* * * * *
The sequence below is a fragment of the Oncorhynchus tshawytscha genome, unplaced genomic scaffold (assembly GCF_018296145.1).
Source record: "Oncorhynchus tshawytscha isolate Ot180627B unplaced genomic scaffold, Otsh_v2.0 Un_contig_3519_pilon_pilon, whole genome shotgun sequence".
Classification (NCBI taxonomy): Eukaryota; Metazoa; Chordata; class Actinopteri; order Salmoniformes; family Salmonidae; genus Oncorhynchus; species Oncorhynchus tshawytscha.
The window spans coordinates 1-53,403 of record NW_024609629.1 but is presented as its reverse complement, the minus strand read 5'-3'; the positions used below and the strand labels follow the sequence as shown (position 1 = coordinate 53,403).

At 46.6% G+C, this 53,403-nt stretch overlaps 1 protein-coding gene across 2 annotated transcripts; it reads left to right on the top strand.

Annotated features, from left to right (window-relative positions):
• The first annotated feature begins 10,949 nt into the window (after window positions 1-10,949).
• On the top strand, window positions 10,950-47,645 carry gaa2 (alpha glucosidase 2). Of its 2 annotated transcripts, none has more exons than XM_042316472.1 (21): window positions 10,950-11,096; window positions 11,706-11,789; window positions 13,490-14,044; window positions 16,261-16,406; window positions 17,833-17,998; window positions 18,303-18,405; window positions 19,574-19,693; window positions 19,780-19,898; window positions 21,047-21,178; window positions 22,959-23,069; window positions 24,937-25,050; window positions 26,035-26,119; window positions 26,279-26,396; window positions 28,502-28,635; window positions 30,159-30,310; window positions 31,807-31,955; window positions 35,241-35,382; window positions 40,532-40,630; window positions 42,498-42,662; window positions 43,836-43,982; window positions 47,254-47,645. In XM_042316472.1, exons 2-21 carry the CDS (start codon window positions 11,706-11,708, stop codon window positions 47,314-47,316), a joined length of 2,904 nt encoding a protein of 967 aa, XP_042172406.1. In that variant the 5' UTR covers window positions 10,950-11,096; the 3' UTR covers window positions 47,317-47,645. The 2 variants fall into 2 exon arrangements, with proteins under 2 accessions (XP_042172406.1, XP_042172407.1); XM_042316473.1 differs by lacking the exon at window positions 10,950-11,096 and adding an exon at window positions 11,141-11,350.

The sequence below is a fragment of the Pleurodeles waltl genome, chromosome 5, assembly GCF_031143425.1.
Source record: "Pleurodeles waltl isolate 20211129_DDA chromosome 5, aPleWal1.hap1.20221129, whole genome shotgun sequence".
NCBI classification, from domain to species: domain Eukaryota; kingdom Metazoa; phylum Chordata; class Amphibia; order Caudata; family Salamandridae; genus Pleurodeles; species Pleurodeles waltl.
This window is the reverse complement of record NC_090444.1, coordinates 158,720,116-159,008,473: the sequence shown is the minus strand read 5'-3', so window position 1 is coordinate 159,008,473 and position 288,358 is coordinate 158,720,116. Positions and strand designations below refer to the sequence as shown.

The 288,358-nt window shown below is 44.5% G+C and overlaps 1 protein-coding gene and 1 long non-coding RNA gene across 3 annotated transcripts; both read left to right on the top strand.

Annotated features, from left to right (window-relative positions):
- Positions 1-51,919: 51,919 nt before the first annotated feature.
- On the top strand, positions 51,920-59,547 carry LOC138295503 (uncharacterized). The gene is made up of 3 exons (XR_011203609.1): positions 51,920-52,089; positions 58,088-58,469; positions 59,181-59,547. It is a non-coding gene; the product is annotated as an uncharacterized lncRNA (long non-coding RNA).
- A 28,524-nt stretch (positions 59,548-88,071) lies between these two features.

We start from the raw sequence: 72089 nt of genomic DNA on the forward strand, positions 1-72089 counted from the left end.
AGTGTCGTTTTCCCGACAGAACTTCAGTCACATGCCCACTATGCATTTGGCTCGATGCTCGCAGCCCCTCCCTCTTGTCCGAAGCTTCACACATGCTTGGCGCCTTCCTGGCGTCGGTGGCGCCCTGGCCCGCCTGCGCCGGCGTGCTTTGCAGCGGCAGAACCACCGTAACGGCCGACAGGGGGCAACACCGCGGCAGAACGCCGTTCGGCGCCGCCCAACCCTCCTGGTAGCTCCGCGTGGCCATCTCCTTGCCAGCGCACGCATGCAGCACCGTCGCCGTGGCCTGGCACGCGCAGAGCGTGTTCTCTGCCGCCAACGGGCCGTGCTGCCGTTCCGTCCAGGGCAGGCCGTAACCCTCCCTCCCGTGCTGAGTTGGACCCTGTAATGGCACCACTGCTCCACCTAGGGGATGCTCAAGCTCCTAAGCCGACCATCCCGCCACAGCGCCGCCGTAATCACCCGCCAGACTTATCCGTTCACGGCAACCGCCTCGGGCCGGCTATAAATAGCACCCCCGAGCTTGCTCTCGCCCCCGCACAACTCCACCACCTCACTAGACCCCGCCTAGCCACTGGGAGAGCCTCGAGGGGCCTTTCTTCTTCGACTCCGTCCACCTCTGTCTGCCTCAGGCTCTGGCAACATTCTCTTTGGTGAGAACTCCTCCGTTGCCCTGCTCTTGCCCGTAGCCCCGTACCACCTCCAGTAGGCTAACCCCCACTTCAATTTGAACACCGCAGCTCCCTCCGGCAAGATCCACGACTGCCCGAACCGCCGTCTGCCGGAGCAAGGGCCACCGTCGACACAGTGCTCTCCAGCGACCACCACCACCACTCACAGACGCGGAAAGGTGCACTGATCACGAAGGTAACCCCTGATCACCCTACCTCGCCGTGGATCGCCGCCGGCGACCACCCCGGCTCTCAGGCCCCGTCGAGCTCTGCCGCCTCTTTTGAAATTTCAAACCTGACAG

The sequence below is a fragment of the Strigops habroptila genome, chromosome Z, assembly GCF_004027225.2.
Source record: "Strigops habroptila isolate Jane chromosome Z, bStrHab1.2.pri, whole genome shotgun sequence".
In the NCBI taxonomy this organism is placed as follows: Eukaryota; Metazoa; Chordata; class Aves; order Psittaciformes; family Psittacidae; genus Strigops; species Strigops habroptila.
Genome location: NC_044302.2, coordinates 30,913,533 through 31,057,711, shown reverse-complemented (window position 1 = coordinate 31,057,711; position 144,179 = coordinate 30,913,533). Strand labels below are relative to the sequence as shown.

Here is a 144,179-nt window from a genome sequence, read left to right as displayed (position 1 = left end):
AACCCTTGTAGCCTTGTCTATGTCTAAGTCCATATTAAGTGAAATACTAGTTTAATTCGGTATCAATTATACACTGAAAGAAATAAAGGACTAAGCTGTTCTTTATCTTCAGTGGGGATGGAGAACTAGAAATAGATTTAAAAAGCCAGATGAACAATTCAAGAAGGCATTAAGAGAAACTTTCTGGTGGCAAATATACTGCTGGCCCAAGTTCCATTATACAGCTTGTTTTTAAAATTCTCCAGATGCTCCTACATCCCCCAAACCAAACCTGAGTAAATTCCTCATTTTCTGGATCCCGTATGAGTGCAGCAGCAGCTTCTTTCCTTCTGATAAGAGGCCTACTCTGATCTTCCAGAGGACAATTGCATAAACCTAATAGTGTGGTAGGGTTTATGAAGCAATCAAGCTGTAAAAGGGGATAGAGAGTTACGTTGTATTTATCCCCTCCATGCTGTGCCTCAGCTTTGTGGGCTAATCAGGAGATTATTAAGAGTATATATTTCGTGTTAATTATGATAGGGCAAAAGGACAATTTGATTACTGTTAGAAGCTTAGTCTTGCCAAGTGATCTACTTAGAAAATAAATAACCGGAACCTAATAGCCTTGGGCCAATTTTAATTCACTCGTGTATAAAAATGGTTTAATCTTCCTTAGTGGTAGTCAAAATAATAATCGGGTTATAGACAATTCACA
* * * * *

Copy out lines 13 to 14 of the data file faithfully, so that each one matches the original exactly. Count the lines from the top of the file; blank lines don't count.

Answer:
The 288,358-nt window shown below is 44.5% G+C and overlaps 1 protein-coding gene and 1 long non-coding RNA gene across 3 annotated transcripts; both read left to right on the top strand.

Annotated features, from left to right (window-relative positions):